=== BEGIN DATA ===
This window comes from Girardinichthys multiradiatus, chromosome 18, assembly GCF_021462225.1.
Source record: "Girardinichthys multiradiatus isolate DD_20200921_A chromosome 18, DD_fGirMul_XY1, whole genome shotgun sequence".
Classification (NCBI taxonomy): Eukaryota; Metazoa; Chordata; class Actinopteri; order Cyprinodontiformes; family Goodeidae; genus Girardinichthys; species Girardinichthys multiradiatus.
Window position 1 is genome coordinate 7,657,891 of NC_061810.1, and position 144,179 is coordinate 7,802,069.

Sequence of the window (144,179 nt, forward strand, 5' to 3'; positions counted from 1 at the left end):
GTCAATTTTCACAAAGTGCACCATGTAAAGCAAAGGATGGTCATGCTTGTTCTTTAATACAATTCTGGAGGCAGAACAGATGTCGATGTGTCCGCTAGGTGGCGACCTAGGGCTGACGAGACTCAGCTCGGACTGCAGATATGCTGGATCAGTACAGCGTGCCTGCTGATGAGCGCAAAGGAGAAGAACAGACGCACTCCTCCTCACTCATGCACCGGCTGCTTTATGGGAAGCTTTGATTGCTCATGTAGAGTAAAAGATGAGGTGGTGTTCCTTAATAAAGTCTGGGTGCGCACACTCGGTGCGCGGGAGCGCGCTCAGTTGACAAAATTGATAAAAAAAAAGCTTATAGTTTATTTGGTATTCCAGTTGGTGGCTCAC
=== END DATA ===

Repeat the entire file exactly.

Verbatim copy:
This window comes from Girardinichthys multiradiatus, chromosome 18, assembly GCF_021462225.1.
Source record: "Girardinichthys multiradiatus isolate DD_20200921_A chromosome 18, DD_fGirMul_XY1, whole genome shotgun sequence".
Classification (NCBI taxonomy): Eukaryota; Metazoa; Chordata; class Actinopteri; order Cyprinodontiformes; family Goodeidae; genus Girardinichthys; species Girardinichthys multiradiatus.
Window position 1 is genome coordinate 7,657,891 of NC_061810.1, and position 144,179 is coordinate 7,802,069.

Sequence of the window (144,179 nt, forward strand, 5' to 3'; positions counted from 1 at the left end):
GTCAATTTTCACAAAGTGCACCATGTAAAGCAAAGGATGGTCATGCTTGTTCTTTAATACAATTCTGGAGGCAGAACAGATGTCGATGTGTCCGCTAGGTGGCGACCTAGGGCTGACGAGACTCAGCTCGGACTGCAGATATGCTGGATCAGTACAGCGTGCCTGCTGATGAGCGCAAAGGAGAAGAACAGACGCACTCCTCCTCACTCATGCACCGGCTGCTTTATGGGAAGCTTTGATTGCTCATGTAGAGTAAAAGATGAGGTGGTGTTCCTTAATAAAGTCTGGGTGCGCACACTCGGTGCGCGGGAGCGCGCTCAGTTGACAAAATTGATAAAAAAAAAGCTTATAGTTTATTTGGTATTCCAGTTGGTGGCTCAC